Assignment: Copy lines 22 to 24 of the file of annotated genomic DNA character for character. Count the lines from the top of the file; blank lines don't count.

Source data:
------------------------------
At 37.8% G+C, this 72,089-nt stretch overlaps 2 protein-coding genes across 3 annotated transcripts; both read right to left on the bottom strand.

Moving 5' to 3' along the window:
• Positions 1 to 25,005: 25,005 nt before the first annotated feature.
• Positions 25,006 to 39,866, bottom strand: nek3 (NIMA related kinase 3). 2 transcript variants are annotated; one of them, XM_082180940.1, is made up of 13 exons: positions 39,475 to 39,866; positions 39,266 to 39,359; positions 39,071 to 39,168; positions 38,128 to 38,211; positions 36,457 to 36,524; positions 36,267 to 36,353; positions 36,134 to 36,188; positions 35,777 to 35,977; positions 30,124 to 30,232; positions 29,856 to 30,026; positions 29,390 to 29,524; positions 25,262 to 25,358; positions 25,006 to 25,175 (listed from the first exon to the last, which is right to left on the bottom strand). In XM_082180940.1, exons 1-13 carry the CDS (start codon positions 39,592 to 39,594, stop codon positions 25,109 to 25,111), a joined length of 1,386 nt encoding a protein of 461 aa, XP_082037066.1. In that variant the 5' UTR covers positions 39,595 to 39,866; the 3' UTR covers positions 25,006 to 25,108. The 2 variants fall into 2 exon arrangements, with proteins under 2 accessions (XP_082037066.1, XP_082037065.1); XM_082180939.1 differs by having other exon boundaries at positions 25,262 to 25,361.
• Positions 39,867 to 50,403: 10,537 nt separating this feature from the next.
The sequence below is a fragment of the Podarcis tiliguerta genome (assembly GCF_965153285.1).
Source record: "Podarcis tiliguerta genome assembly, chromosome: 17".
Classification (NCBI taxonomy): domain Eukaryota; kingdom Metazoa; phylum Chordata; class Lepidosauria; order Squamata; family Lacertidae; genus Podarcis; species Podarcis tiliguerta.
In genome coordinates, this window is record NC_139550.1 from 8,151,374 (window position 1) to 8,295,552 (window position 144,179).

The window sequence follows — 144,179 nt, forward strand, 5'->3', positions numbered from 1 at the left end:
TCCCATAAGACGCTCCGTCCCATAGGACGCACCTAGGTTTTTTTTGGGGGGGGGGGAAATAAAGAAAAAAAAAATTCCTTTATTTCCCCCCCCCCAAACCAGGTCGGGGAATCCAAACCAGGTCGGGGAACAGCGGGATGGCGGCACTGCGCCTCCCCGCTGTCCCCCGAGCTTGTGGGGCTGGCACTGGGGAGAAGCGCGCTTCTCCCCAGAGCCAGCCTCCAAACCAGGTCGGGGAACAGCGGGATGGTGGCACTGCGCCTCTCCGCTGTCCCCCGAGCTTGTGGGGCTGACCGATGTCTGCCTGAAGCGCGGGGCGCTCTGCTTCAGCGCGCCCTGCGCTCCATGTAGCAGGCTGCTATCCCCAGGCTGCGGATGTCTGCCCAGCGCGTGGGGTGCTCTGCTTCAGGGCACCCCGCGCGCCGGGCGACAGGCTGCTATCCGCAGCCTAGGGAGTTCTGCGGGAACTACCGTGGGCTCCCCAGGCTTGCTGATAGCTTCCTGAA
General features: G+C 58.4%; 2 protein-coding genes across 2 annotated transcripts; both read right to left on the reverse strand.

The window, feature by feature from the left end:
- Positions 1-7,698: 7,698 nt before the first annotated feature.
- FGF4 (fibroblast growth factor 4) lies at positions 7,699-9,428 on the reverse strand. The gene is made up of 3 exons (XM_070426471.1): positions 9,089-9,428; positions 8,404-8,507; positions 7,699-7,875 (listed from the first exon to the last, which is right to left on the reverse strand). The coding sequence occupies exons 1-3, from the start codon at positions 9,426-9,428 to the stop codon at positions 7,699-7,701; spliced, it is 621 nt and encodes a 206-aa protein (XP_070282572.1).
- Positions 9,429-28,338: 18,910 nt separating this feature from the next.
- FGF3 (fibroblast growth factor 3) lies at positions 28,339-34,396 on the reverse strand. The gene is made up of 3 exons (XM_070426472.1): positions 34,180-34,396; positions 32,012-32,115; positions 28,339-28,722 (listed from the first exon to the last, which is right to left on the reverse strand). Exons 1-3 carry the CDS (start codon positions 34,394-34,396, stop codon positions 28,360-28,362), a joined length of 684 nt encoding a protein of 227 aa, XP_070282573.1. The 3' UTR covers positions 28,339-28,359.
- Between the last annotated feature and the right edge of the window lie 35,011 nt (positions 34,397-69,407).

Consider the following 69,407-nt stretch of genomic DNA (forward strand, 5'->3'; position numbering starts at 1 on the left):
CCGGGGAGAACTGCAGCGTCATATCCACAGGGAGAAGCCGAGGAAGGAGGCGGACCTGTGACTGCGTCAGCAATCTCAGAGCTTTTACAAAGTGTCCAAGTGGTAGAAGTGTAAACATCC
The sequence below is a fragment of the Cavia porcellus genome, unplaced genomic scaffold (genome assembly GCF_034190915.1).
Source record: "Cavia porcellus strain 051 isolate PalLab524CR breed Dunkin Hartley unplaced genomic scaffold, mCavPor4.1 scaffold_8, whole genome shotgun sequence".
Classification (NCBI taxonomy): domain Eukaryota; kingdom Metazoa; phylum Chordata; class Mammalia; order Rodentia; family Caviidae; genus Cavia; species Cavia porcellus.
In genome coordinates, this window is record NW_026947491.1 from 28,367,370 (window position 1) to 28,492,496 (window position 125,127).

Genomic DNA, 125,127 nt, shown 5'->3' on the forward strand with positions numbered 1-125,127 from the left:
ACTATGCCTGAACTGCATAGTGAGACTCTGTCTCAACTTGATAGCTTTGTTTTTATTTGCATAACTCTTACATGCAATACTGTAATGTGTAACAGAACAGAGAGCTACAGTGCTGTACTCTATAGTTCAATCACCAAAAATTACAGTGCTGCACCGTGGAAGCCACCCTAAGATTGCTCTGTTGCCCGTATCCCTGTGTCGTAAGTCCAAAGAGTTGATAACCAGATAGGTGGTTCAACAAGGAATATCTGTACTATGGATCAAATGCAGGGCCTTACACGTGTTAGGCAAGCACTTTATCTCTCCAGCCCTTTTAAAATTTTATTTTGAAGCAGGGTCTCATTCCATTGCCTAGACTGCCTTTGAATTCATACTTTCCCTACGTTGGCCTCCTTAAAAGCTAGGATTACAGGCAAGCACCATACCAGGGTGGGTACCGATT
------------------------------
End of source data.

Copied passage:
Source record: "Cavia porcellus strain 051 isolate PalLab524CR breed Dunkin Hartley unplaced genomic scaffold, mCavPor4.1 scaffold_8, whole genome shotgun sequence".
Classification (NCBI taxonomy): domain Eukaryota; kingdom Metazoa; phylum Chordata; class Mammalia; order Rodentia; family Caviidae; genus Cavia; species Cavia porcellus.
In genome coordinates, this window is record NW_026947491.1 from 28,367,370 (window position 1) to 28,492,496 (window position 125,127).